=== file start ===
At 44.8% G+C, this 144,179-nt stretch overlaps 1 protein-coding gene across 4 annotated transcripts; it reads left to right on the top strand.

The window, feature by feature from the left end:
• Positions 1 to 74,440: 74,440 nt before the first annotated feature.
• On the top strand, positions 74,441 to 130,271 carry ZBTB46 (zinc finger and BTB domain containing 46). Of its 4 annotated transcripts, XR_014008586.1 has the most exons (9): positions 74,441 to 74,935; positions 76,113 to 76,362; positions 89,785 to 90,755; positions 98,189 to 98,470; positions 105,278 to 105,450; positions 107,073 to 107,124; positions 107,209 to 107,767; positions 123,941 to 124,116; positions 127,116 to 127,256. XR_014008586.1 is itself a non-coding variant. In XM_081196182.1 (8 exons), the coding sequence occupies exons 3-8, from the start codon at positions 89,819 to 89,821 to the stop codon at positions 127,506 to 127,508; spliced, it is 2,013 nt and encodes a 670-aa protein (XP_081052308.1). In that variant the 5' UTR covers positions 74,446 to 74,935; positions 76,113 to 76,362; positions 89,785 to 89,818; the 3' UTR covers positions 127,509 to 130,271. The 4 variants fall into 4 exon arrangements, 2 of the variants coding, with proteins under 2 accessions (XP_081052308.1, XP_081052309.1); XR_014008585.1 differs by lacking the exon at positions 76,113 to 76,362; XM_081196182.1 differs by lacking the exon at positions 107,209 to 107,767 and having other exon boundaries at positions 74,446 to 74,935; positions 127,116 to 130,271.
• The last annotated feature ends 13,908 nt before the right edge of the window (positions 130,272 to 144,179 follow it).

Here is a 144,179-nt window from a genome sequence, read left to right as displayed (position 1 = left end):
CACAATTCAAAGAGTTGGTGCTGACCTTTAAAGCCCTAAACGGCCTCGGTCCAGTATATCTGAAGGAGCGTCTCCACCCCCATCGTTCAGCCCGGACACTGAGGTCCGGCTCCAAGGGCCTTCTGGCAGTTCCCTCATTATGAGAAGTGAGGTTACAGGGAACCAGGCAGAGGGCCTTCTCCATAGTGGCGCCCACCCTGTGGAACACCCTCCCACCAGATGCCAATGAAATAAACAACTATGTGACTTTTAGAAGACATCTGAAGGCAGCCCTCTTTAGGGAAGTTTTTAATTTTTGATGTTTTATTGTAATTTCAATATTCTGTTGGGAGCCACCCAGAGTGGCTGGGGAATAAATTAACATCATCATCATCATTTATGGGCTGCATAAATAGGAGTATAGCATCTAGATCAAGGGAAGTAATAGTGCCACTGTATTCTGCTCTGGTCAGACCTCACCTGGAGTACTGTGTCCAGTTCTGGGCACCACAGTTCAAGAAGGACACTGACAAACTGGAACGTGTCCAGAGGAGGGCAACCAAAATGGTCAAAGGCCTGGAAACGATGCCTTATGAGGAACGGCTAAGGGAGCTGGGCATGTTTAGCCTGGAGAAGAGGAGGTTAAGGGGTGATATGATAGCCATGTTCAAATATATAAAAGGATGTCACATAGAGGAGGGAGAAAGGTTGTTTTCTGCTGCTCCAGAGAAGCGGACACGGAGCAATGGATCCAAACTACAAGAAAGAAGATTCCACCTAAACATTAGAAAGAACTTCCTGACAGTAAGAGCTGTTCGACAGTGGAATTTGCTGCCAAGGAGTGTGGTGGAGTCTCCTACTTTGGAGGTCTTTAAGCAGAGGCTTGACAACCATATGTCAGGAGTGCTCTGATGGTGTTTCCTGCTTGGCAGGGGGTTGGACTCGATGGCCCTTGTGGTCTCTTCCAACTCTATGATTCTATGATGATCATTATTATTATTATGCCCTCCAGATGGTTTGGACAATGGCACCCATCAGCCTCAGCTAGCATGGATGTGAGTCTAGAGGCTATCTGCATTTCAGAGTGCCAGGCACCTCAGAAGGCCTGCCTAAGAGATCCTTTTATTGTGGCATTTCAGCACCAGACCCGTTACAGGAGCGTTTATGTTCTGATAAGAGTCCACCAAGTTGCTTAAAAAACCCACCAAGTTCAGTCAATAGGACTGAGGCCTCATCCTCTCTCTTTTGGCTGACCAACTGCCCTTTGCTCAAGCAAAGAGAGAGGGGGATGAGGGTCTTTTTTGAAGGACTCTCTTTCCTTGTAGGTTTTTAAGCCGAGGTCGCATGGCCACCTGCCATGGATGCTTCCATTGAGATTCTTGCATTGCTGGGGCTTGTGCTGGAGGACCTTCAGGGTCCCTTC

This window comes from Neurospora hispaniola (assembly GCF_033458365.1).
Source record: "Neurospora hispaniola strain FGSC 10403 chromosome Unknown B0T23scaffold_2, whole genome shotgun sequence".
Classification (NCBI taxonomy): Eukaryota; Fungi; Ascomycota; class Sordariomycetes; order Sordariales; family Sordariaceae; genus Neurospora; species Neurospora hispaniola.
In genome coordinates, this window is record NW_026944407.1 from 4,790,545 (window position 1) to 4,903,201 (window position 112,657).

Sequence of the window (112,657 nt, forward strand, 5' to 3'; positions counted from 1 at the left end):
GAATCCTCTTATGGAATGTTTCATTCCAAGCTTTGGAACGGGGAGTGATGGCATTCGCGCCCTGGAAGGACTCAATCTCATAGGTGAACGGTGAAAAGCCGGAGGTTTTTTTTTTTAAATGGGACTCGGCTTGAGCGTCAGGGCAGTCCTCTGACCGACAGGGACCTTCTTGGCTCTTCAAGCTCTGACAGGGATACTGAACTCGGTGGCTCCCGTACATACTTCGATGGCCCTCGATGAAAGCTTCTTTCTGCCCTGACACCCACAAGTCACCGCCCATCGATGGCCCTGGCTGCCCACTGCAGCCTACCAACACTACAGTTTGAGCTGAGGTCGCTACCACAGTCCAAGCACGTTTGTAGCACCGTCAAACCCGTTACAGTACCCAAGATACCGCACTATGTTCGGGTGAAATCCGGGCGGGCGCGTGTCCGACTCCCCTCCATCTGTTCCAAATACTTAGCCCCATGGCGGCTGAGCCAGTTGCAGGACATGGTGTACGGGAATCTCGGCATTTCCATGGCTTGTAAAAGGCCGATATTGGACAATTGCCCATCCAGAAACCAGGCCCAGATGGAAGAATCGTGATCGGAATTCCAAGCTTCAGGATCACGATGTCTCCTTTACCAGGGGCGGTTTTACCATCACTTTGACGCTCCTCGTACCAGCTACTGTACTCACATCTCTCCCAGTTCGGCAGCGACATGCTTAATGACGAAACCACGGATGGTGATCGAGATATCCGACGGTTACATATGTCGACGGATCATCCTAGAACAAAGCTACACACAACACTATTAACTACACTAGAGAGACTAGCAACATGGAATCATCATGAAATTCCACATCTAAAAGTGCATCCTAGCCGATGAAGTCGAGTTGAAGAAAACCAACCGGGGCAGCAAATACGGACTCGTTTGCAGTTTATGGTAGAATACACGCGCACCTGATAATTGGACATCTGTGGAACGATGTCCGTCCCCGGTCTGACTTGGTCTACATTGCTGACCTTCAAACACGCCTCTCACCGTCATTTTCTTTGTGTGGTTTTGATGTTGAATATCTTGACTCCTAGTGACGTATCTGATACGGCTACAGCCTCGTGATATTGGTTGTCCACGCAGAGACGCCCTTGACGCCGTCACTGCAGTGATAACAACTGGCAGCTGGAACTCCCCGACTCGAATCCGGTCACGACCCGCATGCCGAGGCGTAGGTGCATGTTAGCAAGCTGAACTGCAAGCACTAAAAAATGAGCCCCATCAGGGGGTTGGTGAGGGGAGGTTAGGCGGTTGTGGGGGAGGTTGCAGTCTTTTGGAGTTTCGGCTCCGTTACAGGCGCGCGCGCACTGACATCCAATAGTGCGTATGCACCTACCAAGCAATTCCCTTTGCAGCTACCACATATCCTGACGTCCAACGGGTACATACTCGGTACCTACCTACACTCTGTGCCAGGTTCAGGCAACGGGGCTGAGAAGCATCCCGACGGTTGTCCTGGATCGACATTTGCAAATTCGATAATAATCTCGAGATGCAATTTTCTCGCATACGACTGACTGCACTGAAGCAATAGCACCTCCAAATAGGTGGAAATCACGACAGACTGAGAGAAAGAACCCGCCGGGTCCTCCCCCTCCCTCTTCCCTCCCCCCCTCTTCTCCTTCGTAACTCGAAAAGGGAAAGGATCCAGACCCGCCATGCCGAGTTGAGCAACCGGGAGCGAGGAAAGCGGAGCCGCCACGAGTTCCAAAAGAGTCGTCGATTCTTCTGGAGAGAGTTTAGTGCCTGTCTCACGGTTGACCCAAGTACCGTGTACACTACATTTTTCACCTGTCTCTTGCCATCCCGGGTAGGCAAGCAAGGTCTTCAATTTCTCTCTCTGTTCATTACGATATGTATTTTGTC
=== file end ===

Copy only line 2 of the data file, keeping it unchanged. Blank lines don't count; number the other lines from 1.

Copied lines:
The window, feature by feature from the left end: